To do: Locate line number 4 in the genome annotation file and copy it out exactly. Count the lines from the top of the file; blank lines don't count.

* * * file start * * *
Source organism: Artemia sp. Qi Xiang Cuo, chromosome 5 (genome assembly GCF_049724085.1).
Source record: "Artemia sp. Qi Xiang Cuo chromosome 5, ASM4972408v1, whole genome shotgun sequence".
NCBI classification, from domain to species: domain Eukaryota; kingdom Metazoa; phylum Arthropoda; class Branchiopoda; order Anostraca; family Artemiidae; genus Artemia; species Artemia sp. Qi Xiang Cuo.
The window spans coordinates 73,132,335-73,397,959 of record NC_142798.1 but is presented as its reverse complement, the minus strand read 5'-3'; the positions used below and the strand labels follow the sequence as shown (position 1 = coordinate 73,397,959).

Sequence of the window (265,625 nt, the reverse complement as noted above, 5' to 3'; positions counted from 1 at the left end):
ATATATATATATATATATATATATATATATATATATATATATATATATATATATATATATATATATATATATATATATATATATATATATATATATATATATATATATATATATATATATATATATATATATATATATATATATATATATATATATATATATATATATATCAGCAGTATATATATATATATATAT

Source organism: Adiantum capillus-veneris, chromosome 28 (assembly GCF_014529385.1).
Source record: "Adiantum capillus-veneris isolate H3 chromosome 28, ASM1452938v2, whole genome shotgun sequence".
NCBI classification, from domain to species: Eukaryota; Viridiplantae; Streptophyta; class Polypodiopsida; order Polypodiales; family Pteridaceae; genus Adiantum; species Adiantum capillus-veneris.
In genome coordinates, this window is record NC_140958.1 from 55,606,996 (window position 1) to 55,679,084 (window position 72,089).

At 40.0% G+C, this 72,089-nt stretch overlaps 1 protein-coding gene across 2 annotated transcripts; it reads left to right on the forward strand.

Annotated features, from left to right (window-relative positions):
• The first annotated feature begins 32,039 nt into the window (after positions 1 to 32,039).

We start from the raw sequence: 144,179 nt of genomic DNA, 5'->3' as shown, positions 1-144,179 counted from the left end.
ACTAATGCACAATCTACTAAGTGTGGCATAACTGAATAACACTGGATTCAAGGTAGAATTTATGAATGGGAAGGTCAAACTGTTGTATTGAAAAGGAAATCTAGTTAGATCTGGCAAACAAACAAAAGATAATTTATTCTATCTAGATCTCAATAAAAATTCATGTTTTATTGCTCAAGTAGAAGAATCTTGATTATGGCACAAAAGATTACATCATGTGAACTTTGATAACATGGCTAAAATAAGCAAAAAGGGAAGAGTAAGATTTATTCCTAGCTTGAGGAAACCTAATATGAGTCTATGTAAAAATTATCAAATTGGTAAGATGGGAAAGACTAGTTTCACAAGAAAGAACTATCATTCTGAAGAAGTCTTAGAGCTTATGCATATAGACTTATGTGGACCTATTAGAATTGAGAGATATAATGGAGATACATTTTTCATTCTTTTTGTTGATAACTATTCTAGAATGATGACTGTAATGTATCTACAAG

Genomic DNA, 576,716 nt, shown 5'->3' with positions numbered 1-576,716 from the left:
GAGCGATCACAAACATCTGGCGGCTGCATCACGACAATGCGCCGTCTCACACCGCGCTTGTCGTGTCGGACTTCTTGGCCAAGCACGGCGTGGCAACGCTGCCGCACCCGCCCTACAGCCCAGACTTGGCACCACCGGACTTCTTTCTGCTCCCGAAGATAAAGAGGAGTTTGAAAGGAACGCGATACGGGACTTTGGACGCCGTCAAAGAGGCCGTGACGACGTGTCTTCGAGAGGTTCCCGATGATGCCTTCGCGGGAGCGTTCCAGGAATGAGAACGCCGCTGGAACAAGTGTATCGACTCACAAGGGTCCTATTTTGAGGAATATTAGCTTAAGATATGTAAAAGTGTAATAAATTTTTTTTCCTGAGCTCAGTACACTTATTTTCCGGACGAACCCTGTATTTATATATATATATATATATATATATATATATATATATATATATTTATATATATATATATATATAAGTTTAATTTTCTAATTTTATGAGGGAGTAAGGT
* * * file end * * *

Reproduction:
The window spans coordinates 73,132,335-73,397,959 of record NC_142798.1 but is presented as its reverse complement, the minus strand read 5'-3'; the positions used below and the strand labels follow the sequence as shown (position 1 = coordinate 73,397,959).